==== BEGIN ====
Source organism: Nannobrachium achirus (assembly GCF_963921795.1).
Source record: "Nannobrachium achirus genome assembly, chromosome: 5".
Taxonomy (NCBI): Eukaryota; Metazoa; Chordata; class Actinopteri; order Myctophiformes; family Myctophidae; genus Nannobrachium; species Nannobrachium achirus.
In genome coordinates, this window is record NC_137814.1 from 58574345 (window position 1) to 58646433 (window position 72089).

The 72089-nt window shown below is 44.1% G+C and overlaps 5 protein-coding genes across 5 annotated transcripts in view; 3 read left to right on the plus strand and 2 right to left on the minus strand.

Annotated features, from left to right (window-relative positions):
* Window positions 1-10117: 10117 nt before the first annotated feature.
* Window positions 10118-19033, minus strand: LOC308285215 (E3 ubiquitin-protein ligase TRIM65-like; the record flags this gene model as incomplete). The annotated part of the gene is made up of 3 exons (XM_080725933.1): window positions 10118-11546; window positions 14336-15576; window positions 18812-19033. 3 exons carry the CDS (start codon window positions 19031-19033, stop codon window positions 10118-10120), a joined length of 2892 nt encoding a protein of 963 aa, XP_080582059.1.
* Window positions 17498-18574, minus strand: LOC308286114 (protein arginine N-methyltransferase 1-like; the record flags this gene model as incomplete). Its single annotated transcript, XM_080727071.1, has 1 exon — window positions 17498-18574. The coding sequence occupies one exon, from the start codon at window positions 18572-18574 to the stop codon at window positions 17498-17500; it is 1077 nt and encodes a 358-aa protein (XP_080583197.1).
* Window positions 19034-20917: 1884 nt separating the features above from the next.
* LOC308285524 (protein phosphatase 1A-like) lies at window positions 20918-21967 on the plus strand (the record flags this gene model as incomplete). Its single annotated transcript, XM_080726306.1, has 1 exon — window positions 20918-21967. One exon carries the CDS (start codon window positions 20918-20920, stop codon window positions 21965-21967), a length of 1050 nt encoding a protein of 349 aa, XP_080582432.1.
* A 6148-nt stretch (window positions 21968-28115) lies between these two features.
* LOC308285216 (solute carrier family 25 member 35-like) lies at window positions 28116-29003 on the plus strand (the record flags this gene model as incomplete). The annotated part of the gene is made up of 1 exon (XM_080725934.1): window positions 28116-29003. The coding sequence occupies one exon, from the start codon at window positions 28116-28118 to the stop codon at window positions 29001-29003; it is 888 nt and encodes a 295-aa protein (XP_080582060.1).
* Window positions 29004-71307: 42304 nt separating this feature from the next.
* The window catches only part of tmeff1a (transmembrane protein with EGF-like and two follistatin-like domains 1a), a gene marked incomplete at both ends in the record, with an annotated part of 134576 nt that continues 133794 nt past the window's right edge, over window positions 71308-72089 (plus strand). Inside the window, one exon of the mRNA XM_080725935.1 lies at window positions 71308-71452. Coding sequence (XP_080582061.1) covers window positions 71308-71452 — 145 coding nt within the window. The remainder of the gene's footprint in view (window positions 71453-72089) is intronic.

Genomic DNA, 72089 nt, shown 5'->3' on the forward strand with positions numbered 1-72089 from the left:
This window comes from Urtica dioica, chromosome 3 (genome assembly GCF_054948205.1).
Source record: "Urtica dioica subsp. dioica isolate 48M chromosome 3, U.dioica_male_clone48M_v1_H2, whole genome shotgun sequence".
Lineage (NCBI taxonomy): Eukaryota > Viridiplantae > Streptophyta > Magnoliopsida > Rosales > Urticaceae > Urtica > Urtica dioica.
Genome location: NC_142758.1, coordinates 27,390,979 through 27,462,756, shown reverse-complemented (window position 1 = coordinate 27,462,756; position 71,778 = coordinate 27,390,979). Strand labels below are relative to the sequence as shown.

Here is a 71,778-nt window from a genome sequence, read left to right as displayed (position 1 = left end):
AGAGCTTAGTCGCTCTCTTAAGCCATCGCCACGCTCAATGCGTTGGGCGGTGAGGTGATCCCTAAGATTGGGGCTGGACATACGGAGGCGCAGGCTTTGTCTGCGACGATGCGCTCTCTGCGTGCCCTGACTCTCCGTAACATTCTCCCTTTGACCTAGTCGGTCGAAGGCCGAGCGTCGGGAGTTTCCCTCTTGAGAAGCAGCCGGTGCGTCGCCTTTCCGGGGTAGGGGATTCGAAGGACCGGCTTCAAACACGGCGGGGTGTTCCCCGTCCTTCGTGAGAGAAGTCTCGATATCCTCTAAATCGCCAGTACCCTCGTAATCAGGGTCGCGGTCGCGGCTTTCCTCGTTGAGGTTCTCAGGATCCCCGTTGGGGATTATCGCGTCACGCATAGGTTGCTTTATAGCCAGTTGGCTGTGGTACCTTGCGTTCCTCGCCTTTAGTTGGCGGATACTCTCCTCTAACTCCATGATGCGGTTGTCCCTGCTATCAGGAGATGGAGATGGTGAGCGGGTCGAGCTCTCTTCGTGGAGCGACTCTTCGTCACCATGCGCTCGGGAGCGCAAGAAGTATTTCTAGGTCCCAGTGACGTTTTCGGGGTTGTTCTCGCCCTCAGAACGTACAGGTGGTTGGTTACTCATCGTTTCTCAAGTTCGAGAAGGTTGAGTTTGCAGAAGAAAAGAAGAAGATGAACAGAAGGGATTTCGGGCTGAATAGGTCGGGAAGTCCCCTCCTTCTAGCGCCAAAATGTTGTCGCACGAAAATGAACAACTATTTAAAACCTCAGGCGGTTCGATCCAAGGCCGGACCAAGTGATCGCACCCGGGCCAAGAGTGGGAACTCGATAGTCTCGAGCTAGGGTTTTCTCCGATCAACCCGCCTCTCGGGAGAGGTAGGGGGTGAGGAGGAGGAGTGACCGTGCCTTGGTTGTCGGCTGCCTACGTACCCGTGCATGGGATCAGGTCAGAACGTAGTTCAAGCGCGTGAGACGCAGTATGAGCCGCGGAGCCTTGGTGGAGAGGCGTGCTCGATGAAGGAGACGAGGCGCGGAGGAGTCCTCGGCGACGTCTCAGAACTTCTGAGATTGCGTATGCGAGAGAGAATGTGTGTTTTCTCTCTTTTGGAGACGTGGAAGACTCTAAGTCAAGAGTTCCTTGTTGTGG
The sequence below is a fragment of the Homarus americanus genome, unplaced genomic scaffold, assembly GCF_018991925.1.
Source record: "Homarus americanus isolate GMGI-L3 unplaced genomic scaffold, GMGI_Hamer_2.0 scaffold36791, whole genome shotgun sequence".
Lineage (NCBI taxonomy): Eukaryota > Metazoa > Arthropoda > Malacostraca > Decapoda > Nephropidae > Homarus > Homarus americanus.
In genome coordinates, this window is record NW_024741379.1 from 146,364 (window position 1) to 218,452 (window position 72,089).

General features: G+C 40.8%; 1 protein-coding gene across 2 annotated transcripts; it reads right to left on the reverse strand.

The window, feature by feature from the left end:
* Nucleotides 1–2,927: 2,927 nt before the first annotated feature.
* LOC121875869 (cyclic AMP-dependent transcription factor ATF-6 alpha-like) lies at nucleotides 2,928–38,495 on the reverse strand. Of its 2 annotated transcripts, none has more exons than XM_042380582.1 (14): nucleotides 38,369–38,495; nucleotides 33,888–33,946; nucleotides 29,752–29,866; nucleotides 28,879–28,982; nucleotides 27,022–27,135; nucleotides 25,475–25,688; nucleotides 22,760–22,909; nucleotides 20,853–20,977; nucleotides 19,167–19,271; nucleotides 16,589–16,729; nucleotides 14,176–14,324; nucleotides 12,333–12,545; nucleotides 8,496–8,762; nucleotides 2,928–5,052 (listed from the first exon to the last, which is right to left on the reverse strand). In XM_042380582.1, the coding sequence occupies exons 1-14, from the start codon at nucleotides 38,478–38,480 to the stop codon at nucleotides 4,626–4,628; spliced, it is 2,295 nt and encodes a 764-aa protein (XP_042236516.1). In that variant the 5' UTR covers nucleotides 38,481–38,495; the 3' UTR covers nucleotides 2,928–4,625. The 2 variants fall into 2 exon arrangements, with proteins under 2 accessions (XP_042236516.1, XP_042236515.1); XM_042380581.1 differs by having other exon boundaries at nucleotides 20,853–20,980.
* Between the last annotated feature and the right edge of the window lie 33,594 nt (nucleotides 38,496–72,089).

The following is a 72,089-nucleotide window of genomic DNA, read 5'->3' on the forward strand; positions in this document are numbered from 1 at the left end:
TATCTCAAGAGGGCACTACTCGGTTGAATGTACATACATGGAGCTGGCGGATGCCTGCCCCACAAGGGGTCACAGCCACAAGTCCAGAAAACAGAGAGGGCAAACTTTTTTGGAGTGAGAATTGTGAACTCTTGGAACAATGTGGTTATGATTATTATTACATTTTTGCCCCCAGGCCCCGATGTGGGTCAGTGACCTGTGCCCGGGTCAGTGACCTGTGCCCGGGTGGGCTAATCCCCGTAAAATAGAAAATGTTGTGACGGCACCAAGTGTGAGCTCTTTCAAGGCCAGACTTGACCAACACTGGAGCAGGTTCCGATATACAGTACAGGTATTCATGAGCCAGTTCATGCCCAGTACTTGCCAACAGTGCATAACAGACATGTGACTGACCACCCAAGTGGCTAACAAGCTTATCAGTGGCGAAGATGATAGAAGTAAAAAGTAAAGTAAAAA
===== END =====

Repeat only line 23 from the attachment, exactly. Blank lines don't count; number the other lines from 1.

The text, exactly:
The sequence below is a fragment of the Homarus americanus genome, unplaced genomic scaffold, assembly GCF_018991925.1.